But “soul” has also created confusion about the nature of Franklin’s greatness, with many commentators, white ones especially, resorting to racial mysticism, picturing Aretha as a conduit of an exotic, essentialized blackness. (A 1970 Rolling Stone review judged Franklin’s music to “possess a kind of soul freakishness.”) The truth of the matter was more mundane and more impressive: Franklin was a magical musical professional. Aretha’s father, Rev. C.L. Franklin, was a famous Baptist minister with cosmopolitan leanings; the Franklins’ Detroit home was a magnet for musicians, and Aretha grew up surrounded by the crème de la crème of gospel and jazz. She swallowed all that music whole; before she was a teenager, she sang and played piano so well that it was clear to all she was a prodigy, “the next one,” in Dinah Washington’s forecast.
Franklin’s gifts included not just nebulous “soul,” but outrageous chops and superlative musical intelligence. You can hear the breadth of that talent on early tracks like “Nobody Like You” (1962), from Franklin’s third album for the Columbia label. The song was envisioned by producer John Hammond as discreet cocktail jazz, but Franklin takes it to different place. Her piano playing grounds the song in gospel ballast, and her vocal hangs behind the beat, dramatizing a jilted lover’s bewilderment. The pathos she wrings from the song may have been informed by her own experiences. Franklin became a mother at age 12 and had her second child when she was 14; by the time she recorded “Nobody Like You,” at age 19, she’d already lived a life. But the performance is above all a testament to control and craftsmanship, a masterful musician thinking and feeling her way toward a commanding personal style.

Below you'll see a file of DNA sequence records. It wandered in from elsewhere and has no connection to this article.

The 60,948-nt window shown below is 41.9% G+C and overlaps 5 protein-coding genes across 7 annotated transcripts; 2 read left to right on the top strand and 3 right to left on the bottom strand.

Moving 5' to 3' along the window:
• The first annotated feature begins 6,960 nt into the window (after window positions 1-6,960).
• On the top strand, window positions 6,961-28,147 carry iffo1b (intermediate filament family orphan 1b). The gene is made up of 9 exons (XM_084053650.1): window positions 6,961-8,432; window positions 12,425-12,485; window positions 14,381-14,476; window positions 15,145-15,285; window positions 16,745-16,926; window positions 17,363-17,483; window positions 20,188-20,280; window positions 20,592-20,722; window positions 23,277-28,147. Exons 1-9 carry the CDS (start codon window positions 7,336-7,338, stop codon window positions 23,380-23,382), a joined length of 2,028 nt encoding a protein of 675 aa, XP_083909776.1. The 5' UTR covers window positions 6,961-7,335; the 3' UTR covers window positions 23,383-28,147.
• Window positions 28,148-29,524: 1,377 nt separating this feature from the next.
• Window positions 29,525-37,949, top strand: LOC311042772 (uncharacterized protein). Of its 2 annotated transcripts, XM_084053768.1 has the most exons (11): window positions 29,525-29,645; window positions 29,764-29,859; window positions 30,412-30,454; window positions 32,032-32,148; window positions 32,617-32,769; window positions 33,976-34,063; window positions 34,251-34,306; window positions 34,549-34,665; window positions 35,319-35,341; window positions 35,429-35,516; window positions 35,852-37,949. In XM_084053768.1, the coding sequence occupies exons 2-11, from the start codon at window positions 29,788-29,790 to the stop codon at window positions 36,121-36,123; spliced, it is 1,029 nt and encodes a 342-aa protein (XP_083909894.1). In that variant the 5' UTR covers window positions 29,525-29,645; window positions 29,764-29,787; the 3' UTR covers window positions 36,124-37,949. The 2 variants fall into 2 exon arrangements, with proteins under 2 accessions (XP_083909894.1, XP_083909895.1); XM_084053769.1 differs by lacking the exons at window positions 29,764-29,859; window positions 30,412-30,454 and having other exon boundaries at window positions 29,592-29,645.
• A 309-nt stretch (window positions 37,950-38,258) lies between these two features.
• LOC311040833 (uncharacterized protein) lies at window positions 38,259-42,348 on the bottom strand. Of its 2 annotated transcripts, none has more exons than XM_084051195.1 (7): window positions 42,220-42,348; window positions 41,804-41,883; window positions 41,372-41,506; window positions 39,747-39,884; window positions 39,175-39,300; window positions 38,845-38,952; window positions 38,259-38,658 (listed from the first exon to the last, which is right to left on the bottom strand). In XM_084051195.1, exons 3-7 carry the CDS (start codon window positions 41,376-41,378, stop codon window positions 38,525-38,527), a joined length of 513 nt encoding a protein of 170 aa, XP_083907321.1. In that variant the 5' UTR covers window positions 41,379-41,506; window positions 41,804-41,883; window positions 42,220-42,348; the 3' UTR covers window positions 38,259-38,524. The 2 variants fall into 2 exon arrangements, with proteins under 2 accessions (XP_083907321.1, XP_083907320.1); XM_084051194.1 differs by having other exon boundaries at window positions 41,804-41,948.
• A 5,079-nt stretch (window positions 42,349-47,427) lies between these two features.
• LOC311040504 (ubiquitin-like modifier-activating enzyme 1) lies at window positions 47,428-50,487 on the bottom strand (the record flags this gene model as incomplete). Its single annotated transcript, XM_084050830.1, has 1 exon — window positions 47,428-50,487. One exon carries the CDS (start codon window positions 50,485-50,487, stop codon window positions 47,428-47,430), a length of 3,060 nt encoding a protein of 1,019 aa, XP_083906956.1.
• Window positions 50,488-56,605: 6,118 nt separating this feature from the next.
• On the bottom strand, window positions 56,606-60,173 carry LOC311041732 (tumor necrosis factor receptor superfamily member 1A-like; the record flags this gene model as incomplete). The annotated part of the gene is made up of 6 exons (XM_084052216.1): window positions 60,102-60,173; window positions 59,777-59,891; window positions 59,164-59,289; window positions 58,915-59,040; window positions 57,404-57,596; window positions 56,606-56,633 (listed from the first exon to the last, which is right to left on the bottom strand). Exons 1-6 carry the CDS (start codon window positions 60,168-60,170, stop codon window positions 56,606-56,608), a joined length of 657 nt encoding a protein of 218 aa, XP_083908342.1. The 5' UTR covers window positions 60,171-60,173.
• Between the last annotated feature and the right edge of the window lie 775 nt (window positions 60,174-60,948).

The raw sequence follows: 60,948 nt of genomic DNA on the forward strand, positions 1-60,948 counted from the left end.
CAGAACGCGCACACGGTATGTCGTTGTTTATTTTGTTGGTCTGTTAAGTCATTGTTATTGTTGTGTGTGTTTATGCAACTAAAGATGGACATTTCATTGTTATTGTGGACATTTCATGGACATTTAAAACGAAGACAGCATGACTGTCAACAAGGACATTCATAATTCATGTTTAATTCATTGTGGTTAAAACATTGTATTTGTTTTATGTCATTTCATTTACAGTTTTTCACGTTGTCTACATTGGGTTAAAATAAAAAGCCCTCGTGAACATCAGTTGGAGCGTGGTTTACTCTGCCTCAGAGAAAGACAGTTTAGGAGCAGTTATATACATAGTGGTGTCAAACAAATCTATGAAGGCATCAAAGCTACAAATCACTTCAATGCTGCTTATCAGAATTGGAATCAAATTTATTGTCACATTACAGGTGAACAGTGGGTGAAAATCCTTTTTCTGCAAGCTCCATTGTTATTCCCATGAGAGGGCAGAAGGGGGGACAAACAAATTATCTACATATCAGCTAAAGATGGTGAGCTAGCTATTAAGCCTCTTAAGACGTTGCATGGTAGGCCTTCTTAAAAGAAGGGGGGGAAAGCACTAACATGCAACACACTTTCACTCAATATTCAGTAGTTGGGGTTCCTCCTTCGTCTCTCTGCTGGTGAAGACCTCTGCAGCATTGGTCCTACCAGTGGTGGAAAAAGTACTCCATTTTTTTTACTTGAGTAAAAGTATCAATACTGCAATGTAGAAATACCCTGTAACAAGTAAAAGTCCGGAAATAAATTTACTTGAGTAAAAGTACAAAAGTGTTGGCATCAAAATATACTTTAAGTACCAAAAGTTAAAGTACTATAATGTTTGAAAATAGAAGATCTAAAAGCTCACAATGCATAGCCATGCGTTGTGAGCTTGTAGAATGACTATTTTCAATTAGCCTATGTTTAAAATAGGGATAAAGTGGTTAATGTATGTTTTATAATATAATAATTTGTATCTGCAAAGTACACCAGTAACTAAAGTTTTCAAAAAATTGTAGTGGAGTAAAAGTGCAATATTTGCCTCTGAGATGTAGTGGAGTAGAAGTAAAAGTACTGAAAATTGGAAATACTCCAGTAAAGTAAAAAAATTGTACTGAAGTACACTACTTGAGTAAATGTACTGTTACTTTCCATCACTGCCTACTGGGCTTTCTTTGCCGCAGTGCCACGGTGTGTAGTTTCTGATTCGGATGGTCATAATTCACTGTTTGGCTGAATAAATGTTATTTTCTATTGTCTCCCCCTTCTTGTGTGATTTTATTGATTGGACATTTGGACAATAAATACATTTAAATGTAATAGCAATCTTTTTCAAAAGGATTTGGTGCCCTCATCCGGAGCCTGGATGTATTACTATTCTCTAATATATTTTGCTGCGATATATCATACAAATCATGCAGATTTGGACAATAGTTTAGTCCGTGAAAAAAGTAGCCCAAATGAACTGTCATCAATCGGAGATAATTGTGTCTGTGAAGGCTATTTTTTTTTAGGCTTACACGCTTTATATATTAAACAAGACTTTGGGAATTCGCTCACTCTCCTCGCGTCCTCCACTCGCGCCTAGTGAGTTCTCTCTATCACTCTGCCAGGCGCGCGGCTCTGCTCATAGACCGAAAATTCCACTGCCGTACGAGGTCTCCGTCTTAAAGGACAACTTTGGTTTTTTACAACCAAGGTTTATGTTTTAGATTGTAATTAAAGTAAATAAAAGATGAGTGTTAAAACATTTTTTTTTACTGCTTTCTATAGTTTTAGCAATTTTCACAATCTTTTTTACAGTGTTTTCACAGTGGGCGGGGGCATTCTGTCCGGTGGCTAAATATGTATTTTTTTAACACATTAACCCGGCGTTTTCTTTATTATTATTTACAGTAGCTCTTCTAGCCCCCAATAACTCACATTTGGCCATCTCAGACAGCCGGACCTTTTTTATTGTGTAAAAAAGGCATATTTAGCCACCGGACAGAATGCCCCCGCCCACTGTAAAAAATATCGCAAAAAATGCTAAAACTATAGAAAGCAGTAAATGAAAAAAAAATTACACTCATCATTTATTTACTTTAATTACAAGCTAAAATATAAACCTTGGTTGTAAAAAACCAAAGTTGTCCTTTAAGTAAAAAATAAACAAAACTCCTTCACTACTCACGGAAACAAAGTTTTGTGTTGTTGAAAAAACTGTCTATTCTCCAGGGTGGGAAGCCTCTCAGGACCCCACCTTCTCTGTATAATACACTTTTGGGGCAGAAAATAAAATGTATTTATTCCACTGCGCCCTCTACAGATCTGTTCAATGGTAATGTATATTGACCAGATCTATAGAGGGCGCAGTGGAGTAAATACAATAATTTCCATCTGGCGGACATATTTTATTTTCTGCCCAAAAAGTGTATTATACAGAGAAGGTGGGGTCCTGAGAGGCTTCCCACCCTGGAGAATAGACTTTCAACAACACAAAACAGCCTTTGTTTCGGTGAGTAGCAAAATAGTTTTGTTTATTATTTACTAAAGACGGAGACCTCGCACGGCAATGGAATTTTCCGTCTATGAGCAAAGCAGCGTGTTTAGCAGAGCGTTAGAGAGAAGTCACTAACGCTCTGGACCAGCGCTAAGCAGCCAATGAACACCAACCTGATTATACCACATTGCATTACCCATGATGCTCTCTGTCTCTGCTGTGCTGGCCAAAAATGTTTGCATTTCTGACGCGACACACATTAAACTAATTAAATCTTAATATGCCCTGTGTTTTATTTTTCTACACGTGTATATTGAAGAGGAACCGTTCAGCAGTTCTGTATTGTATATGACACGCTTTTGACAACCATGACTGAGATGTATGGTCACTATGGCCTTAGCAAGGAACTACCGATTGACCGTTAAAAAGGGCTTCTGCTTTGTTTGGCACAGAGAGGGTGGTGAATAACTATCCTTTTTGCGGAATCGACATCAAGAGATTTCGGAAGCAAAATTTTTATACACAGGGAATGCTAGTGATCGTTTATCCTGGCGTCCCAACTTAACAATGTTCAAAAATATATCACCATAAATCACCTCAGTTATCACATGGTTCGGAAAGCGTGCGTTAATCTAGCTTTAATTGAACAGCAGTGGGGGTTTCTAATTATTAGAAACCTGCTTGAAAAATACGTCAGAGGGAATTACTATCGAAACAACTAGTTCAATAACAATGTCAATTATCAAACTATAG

Her genius flowered in the late 1960s when she made the switch to Atlantic Records. What followed was the most storied album run in the most storied album decade in pop history: I Never Loved a Man the Way I Love You (1967), Lady Soul (1968), Spirit in the Dark (1970), Young, Gifted and Black (1972), Amazing Grace (1972), to name just the indisputable masterpieces. These recordings made Franklin a megastar. To put the matter bluntly: No black woman had achieved such pop success, and no female pop superstar had been so manifestly black—such an uncompromising representative of black musical aesthetics, black politics, “black is beautiful.” Franklin’s racial pride was displayed in both her substance and her style, in her hair and clothes, and in the regal, imperious bearing that made “Queen of Soul” an apt honorific. Much has been written about the politics of her music: how records like “Respect,” on the surface a lover’s plea for sexual satisfaction, encoded messages of black and feminist emancipation. But ultimately Franklin’s politics lay less in what she said than the way she said it: in the indomitable power of her performances, which forced all honest observers to grapple with the reality that the world’s greatest living artist, in any medium, might well be an African-American female popular singer.